What Blockchain means for the Middle East


bitcoin symbol and word blockchain on orange background

Blockchain technology is being hailed as the potential ‘second generation of the Internet’. Like many innovations coming to market, Blockchain promises to disrupt the way we do business and revolutionise the financial services industry.

Blockchain, which has been referred to as the incorruptible digital ledger of economic transactions, first gained popularity with the digital cryptocurrency, bitcoin. Blockchain is expected to have a market value of $290 billion by 2019 and has captured the interest of business leaders, government institutions, academics and technology providers across the world.

Financial institutions in particular have been experimenting with these technologies to run their businesses more efficiently.

Why Blockchain for the Middle East 
Blockchain technology is still relatively new in the Middle East but it has the potential to completely revolutionise the economy in this region. Here are a few ways Blockchain could reshape business and financial services in the region:

  • Smarter and more efficient services
    With this technology you can trade value with another person without having a third party as an intermediary. Blockchain will get rid of cumbersome, costly and bureaucratic legacy systems because it removes the middleman. The right application of this technology could assist in elevating the level of smart services provided to citizens in the Middle East from a cost, time and efficiency perspective.
  • Creating an ‘Internet of value’
    Blockchain not only stores information, but anything of value, including money, equities, bonds, titles, deeds, contracts and other kinds of financial assets. Blockchain technologies offer the opportunity to create an economy that isn’t only about goods and services, but is also more open, inclusive and fair.

    This is particularly relevant for the Middle East and Africa where a large portion of the population is unbanked. These people are excluded from the global economy because they can’t open a bank account without a birth certificate, passport or utility bill or because they have insufficient funds.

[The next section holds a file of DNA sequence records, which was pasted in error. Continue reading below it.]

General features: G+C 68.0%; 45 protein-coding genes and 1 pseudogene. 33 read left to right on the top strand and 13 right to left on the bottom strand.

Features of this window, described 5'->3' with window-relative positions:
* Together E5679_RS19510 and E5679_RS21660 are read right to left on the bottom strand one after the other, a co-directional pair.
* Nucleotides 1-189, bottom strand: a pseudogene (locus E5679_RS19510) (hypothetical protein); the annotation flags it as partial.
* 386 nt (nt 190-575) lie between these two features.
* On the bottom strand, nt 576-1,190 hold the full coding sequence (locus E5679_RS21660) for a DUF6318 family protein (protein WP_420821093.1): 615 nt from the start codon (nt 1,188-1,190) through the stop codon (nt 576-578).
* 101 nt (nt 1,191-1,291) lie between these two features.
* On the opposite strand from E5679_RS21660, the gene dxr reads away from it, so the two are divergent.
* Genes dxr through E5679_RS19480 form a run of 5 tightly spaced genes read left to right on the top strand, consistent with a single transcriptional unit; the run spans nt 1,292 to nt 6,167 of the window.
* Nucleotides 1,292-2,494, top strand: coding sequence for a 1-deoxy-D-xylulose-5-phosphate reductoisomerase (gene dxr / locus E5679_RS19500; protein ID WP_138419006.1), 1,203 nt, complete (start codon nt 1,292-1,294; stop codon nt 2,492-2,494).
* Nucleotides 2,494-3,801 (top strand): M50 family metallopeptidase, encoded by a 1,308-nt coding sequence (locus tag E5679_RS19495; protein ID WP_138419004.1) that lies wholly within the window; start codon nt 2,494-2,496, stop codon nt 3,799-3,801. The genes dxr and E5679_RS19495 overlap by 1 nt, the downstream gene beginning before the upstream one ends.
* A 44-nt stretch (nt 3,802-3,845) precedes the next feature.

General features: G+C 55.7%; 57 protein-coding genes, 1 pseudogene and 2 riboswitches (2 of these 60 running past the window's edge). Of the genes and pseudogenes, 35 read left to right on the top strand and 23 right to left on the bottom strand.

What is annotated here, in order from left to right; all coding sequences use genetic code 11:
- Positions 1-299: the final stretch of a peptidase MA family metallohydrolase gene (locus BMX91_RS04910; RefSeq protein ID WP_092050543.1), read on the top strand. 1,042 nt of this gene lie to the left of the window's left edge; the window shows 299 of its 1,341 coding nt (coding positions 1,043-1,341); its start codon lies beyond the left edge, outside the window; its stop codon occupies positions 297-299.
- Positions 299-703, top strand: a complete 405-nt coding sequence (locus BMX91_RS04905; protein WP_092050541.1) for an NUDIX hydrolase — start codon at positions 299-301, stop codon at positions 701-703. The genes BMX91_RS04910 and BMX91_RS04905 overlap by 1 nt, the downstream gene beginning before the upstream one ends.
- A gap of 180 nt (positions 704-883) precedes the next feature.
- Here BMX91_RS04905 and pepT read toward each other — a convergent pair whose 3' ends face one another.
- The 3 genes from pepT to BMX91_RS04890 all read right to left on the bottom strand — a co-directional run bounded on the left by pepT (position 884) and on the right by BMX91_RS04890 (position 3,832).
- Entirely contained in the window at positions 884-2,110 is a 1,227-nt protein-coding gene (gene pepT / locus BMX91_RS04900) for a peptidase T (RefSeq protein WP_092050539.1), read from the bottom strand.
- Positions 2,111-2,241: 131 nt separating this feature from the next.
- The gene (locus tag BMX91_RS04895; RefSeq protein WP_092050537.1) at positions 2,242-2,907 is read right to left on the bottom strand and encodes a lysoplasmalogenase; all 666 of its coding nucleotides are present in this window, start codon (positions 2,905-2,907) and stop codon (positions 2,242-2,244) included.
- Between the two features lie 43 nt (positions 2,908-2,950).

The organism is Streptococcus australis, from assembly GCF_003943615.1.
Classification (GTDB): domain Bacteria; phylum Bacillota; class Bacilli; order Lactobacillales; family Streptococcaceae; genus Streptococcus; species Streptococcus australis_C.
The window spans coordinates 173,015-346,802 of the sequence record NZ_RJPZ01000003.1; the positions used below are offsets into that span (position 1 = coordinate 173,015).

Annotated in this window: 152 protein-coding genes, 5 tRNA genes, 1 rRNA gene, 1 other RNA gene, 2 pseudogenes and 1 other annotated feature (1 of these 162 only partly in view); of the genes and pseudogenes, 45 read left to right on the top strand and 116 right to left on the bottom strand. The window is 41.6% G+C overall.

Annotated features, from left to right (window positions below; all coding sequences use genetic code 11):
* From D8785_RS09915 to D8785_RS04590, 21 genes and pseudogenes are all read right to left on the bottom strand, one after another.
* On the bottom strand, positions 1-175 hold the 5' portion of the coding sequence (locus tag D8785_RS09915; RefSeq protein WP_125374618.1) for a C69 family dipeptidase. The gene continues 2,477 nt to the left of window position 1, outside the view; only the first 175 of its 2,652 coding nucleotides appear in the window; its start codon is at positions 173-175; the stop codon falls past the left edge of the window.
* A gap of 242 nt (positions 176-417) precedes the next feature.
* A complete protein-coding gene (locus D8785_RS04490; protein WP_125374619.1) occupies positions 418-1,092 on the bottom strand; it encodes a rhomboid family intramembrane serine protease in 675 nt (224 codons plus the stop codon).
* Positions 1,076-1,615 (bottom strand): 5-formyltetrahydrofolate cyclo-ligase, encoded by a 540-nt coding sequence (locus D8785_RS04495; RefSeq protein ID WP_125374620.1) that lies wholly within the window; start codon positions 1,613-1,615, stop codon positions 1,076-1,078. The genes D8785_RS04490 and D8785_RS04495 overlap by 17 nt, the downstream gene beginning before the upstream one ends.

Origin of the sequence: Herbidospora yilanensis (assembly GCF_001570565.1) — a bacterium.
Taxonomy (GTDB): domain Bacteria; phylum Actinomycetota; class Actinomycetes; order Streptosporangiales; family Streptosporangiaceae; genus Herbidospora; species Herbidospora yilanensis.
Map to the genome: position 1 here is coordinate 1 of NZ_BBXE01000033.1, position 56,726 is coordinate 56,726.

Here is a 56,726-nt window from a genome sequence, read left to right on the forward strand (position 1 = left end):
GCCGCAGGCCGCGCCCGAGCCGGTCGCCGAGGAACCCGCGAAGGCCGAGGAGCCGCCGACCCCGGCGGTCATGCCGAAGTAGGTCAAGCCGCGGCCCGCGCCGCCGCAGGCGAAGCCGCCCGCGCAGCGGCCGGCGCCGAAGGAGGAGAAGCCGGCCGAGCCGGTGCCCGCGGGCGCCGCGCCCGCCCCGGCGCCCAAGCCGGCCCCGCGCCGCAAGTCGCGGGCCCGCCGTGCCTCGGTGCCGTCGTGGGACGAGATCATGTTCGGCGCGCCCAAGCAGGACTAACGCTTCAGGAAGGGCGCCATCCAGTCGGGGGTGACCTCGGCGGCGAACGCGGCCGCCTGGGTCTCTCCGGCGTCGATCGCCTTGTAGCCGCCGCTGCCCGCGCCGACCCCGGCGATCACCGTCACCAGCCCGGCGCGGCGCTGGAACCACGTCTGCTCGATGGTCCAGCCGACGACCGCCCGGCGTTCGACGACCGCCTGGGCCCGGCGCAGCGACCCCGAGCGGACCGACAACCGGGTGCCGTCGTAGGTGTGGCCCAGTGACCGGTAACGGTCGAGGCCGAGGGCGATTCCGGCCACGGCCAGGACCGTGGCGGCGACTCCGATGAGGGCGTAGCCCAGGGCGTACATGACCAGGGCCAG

• Truth, trust and transparency
    With Blockchain, trust is established through mass collaboration and intelligent algorithms rather than through centralised intermediaries like banks or governments. The system is also fully transparent because transactions can be viewed and corroborated by anyone else using the system.

    For the Middle East, this could alleviate many of the problems arising from corruption and fraud. The implications of this are important, not only for the financial services industry but also across most aspects of society.

  • Decentralisation and security
    Traditionally the financial services industry has always been a centralised unit of operations, meaning they are more vulnerable data breaches and cyber-terrorism.

    Blockchain can improve security and encrypt data during transactions, rather than when the data is moving or at rest. Because Blockchain is shared among a large number of users, it’s virtually impossible to hack into or corrupt, and once a transaction has taken place, it can’t be reversed.

Existential threat versus historic opportunity?
Like many other sectors, the financial services industry is due for serious disruption, or transformation, depending on the approach it takes to the technology.

On the one hand Blockchain has the potential to facilitate faster, cheaper, safer and more transparent financial transactions; on the other, it could pose a threat to the financial services industry as a whole.

Opportunities abound
Within the next decade, analysts believe that all financial assets will move to a Blockchain-based format. Because Blockchain technology can be deployed within existing payment processing models, banks and other financial services industry players can leverage this opportunity to remain relevant.

Trusted third parties are still needed to perform certain services and functions. Banks that can help coordinate all the financial services people might use on Blockchain will also stand to benefit.

In addition, the Middle East has the advantage of being a developing region. Many countries in the region aren’t bogged down by legacy infrastructure. The right application of Blockchain and other technologies could allow the region to leapfrog over entrenched and antiquated processes, and reap the rewards offered by this revolutionary technology.

Microsoft and Blockchain as a Service (BaaS)
Regulatory compliance will always remain key to the success of these disruptive technologies. Many financial institutions have been slow to adopt Blockchain due to regulatory and compliance issues.

In 2014, Microsoft Azure became the first major cloud provider to meet both the rigorous EU privacy requirements for international transfer of customer data, and the world’s first international standard for cloud privacy (ISO 27018).

Microsoft has been at the forefront of Blockchain. The company was the first major cloud provider to launch a Blockchain as a Service (BaaS) offering in 2015, enabling Azure customers to adopt Blockchain in as little as 20 minutes. The company is also working with a variety of customers and partners to develop and test Blockchain to help businesses select the right tools to solve specific business problems.

While Blockchain is still in its nascent phases, almost all major players in the financial services industry are looking at investing in this revolutionary technology. Those who aren’t able to ride the latest wave of disruption, risk becoming irrelevant.


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